The story of David and Goliath in 1 Sam 17 has become so famous that it is a phrase that has come to represent anytime there is a victorious underdog. And while David was certainly an underdog from a certain vantage point, obviously we know the point of the story is that God was rescuing his covenant people, even through the most unlikely of vehicles in the most formidable circumstances.
David wasn't tall, he wasn't extremely strong, he seemed to be just a simple shepherd boy.
Or perhaps not. Perhaps David was a young man who had come to learn to trust and put his faith in his God Yahweh. Perhaps David, even in his relatively short life thus far when he meets Goliath on the battlefield to defend God's honor had already learned what trust and obedience looked like.
David says to King Saul (who disbelieves that someone of his stature and age could be victorious in such a circumstance in which he was clearly in over his head - 1 Sam 17:33), that he had actually been victorious in combat with things such as lions and bears, and that this uncircumcised Philistine would be no different (1 Sam 17:34-36)!
Where did David get such confidence from?
He says that it has been the Lord Yahweh who has been "rescuing him from the paw of the bear and the lion" thus far (1 Sam 17:37). So to David, apparently this was just another walk in the park of battle with the Lord Yahweh at his side to rescue him. Apparently to David, the victories that the Lord had provided already up to this point were simply preparing him for this next challenge. Of course we know what Yahweh's goal was all along, to continue to be faithful to his covenant promises to the Israelites.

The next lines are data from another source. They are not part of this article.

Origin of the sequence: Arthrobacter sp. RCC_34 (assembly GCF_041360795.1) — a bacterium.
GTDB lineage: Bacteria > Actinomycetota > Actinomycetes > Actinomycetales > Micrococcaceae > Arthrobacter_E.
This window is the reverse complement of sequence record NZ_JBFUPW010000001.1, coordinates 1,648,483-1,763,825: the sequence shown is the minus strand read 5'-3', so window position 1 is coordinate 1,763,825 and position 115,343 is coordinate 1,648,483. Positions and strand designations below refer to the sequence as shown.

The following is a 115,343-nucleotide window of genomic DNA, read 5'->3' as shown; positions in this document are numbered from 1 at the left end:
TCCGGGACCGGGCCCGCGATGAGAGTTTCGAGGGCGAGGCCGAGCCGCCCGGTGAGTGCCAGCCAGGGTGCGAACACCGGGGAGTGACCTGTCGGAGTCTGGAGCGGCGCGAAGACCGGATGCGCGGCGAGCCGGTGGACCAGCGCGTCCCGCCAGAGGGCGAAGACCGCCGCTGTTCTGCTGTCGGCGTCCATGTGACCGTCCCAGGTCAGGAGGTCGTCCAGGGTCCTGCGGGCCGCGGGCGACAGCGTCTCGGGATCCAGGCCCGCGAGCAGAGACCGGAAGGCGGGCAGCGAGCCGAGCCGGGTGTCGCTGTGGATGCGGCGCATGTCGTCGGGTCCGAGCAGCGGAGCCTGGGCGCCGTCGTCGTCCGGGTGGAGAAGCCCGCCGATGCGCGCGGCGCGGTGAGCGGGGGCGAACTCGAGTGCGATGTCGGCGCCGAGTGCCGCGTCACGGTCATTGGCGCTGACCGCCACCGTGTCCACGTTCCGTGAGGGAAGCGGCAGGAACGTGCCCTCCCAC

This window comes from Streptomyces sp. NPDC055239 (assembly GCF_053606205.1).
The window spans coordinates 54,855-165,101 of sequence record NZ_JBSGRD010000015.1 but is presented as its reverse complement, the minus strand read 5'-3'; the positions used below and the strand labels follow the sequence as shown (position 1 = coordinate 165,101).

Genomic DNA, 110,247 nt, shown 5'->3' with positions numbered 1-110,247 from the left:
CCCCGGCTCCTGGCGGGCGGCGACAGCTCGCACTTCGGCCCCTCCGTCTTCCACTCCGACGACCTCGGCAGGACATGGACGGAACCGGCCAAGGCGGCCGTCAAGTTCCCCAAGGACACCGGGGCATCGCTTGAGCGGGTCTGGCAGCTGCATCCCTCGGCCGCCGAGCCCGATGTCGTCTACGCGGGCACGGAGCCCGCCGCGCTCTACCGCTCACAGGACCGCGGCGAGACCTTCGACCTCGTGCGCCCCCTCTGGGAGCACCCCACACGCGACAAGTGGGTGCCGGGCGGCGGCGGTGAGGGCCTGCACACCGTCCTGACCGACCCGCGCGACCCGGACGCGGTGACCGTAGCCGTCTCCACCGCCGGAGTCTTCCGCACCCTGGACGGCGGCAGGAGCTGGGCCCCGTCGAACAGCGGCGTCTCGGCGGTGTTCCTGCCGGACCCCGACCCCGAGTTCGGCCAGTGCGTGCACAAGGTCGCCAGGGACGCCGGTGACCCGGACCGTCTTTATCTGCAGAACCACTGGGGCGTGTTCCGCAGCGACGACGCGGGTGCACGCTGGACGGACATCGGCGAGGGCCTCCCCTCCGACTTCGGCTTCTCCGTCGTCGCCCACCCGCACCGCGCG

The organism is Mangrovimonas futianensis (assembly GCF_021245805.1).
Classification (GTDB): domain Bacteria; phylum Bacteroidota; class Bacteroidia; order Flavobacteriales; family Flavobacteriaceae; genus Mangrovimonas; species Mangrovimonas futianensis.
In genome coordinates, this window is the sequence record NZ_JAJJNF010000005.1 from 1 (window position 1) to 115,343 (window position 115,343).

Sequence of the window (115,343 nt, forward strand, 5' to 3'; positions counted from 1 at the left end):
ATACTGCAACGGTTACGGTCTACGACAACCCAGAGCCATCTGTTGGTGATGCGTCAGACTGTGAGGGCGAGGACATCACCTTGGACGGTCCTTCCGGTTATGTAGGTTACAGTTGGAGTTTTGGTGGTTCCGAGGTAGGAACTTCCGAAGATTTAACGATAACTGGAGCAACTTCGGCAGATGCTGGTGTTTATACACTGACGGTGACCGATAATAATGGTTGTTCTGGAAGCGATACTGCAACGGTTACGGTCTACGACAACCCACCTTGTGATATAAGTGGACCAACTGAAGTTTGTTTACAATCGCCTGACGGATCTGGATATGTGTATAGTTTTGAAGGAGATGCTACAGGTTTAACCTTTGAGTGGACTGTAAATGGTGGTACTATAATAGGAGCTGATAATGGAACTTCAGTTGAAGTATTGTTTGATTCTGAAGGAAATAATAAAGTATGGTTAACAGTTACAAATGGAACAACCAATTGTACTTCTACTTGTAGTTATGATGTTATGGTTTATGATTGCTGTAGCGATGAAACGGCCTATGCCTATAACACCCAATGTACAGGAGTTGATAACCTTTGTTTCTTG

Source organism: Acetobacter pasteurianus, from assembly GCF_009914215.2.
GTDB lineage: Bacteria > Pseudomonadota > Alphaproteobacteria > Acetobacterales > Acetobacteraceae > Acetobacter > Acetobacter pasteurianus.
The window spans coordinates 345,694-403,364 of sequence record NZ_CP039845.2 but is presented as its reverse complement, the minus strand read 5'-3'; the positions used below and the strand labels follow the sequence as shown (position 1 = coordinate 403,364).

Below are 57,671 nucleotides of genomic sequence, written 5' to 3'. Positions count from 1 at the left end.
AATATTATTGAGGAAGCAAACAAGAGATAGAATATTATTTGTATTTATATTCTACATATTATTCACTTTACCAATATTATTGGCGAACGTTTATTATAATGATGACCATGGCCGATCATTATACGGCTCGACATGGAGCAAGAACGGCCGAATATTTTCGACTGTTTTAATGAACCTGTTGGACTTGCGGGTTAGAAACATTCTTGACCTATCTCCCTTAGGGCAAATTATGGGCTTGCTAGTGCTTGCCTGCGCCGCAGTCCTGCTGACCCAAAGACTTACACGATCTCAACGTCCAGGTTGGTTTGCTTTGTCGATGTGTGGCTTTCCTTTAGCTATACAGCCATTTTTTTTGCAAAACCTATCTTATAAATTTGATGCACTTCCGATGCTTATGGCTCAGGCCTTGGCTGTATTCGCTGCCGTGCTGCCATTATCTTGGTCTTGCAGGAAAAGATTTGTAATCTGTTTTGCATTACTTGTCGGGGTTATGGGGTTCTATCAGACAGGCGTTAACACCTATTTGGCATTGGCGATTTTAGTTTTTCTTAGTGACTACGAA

Yet I think there is something we can learn today from David and his words to King Saul.
David calls upon previous victories that he believed the Lord had provided to give him confidence and strength in the midst of a new challenge (and what a challenge it was!).
So as we face various "lions and bears" in our lives, whether they come emotionally, spiritually, physically, or relationally, let us remember the victories that God has provided already, from the smallest to the greatest, and let that aid us in facing new challenges with great faith and confidence, knowing that it is the Lord himself who is fighting for us!
And let us learn from David as well, that many times the truly frightening enemies to our faith and God's promises to us may not come in the form of Goliath at all, but rather in the beauty of a Bathsheba.
Sometimes it is when precisely when we think we are not on the battlefield (2 Sam 11), that our greatest battles are presented.
"Be alert and of sober mind. Your enemy the devil prowls around like a roaring lion looking for someone to devour. Resist him, standing firm in the faith, because you know that the family of believers are undergoing the same kind of sufferings." (1 Pet 5:8-9)